The Mystery of the Untranslatable Book

In Yale University’s Beinecke Rare Book & Manuscript Library is a book that no one has ever been able to read. It is written in a non-existent or unknown language and features illustrations of plants and creatures that have never been seen on the planet. The copy has 240 illustrated pages, is quite small, and is bound with a fragile, ivory-colored cover of vellum (calf or cow skin used for painting or writing on its surface). In its pages one can see exotic plants, astrological symbols, creatures shaped like jellyfish, and even something that looks like a lobster. In one of the pictures, one can see a group of women with snowy white skin, naked, sliding down a waterslide. The text is written with brown lettering and resembles the Elvish language, created by the English writer J.R.R. Tolkien for his fantasy novels.

Theories on its origin are numerous and diverse. Is it a system of secret communication about a buried treasure? A poisoner’s handbook? A coded elixir for eternal youth? It has even been said that it is an illustrated diary of an alien teenager that he left on Earth before departing.

This mysterious book is known as the “Voynich Manuscript,” in honor of the resale book dealer Wilfrid Voynich, who claimed to have discovered it in Italy in 1912. We know that Voynich was born in 1865, was Polish, and lived in Lithuania (at the time belonging to the Russian Empire). He was arrested and taken to Siberia for engaging in revolutionary activities, and later fled to England by way of Manchuria. In London, he opened a secondhand book store, which became a center where political exiles would meet. Voynich said he had found the manuscript in a Jesuit seminary in Villa Madragone, near Rome.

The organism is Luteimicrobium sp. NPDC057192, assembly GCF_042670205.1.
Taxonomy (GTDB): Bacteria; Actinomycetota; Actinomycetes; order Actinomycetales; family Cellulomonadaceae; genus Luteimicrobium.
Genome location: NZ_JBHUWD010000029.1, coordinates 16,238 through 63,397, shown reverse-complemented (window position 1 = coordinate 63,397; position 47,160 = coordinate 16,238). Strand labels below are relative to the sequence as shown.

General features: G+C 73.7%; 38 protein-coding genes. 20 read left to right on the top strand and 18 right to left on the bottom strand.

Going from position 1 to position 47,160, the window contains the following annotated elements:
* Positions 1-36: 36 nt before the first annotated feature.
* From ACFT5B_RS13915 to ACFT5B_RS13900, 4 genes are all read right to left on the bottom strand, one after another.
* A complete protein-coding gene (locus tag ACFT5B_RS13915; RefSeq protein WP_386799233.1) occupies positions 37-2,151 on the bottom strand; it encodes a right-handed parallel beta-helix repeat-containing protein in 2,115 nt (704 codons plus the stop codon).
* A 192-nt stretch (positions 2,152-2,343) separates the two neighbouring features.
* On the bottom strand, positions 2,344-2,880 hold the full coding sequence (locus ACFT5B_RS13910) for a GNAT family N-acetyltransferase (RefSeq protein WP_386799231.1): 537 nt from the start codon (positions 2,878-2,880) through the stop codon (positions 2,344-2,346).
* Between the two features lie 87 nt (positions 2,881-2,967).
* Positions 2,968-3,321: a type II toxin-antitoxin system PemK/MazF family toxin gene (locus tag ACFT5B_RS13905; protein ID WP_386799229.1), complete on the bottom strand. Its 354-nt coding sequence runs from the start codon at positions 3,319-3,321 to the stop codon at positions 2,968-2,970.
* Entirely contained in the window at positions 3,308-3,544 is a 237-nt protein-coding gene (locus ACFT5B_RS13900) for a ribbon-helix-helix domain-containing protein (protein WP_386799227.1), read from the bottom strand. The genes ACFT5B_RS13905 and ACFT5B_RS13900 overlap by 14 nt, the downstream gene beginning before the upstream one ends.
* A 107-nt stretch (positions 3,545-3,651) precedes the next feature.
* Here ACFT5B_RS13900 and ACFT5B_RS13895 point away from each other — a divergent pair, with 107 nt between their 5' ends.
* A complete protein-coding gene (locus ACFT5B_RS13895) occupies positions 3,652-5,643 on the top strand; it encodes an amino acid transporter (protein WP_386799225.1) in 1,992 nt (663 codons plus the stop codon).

In the manuscript was a letter written in 1665 by Johannes Marcus Marci, a physicist of the Holy Roman Empire. The letter said that the text had belonged to Rudolph II, Emperor of the Germanic Holy Roman Empire, and that it was probably the work of the Elizabethan alchemist Roger Bacon. Two other possible authors that are often linked with the mysterious text are John Dee, an extraordinary magician and astrologer of Queen Elizabeth, and one of his followers, Edward Kelley.

Another theory suggests that the book might not have not been discovered by Voynich, but instead, that he had falsified it by applying his knowledge of chemistry gained at the University of Moscow while in Russia; by using a large amount of parchment, he was able to create the curious specimen.

Ever since the book has been known about, many specialists have been interested in deciphering its contents. The American William Friedman, one of the great twentieth century cryptographers, spent 30 years trying to crack the code of the manuscript. Moreover, it has been argued that the plants that appear are of Mesoamerican origin, while others claim to have translated some words by applying knowledge of linguistics. However, despite the extensive research and efforts that have been made, it remains, at least for now, completely untranslatable.